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Kubernetes is Deprecating Docker: What Does This Mean For Your DevOps Career?

Kubernetes is deprecating Docker

You might have heard already that Kubernetes is deprecating Docker. Reading only that, I was shocked, Docker and Kubernetes have become increasingly popular with companies and has been a requirement for many DevOps and backend development roles as of late.

What is Going on With Docker and Kubernetes? 

According to the Kubernetes blog, the summarized version is “Docker as an underlying runtime is being deprecated in favor of runtimes that use the Container Runtime Interface(CRI) created for Kubernetes. Docker-produced images will continue to work in your cluster with all runtimes, as they always have.”.

I do not presume to know more about this than the people working directly with Kubernetes; I’m more worried about what this means for your IT career? What choices should you make now so that in 3 years or more, you are at the forefront of modern technologies and continue to grow in the industry? And, what should you look out for if you’re hiring for your company?

The quick answer is: If you’ve already been working with Docker for containers in your company along with Kubernetes, your team already has a strong understanding of containers, so brushing up on Containerd or CRI-O will require a low learning curve.

If you’re hiring for your team, experience with Kubernetes and Docker will still be valuable, and you need to consider that even the most experienced DevOps professionals will need to update, possibly to Containerd since it’s open source.

Your experience with Docker and Kubernetes will still be essential and transferable into skills used with Containerd or CRI-O. If you’re working with DevOps, I would say that it will matter more than if you’re working on backend development, as Docker itself will continue to exist and be very useful in the industry. Even if Docker loses some popularity among tech teams that use Kubernetes in the future, your skills will quickly transfer.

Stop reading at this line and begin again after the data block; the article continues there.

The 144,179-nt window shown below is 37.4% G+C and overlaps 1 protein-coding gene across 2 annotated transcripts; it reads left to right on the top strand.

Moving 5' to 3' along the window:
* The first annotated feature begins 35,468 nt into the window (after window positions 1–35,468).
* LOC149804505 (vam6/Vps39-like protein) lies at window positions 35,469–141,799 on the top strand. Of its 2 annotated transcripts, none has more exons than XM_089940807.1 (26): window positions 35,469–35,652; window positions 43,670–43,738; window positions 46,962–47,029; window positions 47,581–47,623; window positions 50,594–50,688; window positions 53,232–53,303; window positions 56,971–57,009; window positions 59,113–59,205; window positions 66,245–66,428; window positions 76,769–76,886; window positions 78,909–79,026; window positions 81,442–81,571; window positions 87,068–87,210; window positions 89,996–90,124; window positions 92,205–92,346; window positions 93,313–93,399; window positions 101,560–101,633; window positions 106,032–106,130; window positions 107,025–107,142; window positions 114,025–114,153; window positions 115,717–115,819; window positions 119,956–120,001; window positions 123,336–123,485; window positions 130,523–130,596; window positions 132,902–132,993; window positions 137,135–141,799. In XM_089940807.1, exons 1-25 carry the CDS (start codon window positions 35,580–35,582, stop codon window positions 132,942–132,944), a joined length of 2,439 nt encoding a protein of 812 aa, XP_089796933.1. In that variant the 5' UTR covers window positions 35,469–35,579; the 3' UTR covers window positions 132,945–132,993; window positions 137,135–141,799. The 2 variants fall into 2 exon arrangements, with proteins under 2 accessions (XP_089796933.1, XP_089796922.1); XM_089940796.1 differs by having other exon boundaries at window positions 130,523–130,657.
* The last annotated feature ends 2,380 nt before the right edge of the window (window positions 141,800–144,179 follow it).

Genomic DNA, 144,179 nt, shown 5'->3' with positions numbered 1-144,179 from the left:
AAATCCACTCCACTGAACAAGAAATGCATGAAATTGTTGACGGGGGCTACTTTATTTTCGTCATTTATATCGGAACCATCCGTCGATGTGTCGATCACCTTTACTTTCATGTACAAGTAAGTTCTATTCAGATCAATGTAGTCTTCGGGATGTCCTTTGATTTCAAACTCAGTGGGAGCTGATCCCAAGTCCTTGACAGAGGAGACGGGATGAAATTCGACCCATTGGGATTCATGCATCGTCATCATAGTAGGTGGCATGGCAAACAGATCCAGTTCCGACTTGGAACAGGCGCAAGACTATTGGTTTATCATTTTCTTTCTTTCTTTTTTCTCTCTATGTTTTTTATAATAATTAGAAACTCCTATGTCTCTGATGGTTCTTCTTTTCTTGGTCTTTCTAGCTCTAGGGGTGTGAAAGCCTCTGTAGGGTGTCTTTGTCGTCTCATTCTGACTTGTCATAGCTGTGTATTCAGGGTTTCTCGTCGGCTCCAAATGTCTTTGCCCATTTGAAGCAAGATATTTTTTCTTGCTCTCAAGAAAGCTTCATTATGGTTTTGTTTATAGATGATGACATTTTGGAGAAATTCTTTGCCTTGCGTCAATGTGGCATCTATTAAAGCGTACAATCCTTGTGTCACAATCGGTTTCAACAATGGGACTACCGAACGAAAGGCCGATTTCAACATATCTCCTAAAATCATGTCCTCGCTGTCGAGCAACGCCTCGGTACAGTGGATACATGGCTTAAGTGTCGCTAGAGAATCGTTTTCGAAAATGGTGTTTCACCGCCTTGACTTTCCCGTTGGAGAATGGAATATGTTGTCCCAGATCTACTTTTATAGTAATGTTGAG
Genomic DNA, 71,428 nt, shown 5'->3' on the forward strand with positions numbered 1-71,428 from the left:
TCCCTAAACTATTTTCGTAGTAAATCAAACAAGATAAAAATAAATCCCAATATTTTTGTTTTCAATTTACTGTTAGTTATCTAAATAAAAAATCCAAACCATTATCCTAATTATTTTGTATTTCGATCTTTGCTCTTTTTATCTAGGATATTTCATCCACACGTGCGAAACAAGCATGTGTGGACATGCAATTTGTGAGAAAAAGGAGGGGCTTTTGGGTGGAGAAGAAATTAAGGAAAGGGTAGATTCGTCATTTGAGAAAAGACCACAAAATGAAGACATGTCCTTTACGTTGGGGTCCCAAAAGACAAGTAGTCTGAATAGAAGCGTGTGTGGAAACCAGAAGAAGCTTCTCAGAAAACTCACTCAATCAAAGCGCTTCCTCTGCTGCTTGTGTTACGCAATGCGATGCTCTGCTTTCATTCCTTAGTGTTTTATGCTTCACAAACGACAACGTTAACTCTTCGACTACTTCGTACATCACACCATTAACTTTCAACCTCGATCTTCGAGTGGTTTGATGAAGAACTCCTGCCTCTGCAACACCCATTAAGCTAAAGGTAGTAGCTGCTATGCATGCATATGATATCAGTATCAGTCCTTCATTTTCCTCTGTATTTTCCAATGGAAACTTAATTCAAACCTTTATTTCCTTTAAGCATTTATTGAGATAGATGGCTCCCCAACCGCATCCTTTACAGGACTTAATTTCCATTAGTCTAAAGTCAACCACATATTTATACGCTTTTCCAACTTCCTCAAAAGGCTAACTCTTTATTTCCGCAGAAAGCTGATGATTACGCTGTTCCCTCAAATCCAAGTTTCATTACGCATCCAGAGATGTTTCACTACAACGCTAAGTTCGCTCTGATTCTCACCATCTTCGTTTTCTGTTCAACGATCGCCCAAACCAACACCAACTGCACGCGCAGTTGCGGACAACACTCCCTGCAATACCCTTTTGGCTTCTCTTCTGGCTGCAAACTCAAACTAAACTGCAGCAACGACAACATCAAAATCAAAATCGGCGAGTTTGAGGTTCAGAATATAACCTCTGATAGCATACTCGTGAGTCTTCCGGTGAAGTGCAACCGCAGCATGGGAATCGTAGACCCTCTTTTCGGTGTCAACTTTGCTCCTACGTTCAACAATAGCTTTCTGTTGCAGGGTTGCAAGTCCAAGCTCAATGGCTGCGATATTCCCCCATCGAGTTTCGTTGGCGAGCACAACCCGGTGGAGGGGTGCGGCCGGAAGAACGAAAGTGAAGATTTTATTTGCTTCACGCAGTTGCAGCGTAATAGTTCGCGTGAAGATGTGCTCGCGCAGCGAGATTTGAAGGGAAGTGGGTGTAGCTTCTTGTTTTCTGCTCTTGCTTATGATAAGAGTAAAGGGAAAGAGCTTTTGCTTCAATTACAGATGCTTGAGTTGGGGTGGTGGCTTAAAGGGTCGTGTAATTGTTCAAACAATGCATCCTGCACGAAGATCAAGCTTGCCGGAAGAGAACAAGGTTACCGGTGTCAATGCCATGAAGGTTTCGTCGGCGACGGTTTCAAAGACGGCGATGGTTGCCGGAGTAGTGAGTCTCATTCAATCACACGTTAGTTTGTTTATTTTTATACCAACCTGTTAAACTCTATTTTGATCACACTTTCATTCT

Docker will still be beneficial for development, and according to the Kubernetes blog, “The Docker installation you’re using in development is unrelated to the Docker runtime inside your Kubernetes cluster.”. 

If you haven’t been using Kubernetes, you have nothing to worry about, and if you have, then expect some changes. Still, constant change is part of the occupational hazards of working in technology, isn’t it? 

“The wise adapt themselves to circumstances, as water molds itself to the pitcher.”

Chinese Proverb

But Why is Docker Being Deprecated on Kubernetes?

The main reason for this decision is that Docker uses a UI that is unnecessary for Kubernetes and causes possible security risks to Kubernetes. 

The Kubernetes team has weighed in the pros and cons and has found that supporting Docker further is not in the best interest of the Kubernetes environment.

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Should you Worry About the Future of Your Company?

No, there’s no need to panic. 2020 has been crazy, but still, it’s not the end of the world. Docker isn’t dead. It has plenty of uses. The only thing is that you can’t use Docker as your container runtime in Kubernetes as of future releases. You could keep in the old version and keep working with both Docker and Kubernetes. However, this is not a good practice and is often resulting in your codebase getting old, as it cannot update to modern standards and will not get support from the Kubernetes community, so we advise against that

If you want to update to the next version, you will need to switch to Containerd or CRI-O, and the DevOps professionals we have approached on the matter think that this won’t be that hard to do. I suggest you talk to your development team and let them have some time to think about what that means for your codebase specifically; they will be able to tell you what that means for your product and give you the next steps. 

Trust your team; if you can’t trust them, get a team you can trust, this is why you hire professionals. At DistantJob, we can help you build your dream team in no time. We have helped companies hire talented and professional remote developers in less than two weeks. Let us help you scale your IT team.

What Does Kubernetes Deprecating Docker Mean for Your Professional Career?

It means that if you had been working with Containerd or CRI-O, your profile might have just gotten more appealing to companies, as you could help them with new projects or updating their current ones. 

If you have been working with Kubernetes and Docker, your best bet is to get yourself acquainted with Containerd or CRI-O and add them to your skills on LinkedIn, so companies can know you have the skills. 

And if your team is not yet aware of this change, prepare a small presentation on what that means for your company, your manager will appreciate it, and it will probably count for your next salary review. Most companies value proactivity.

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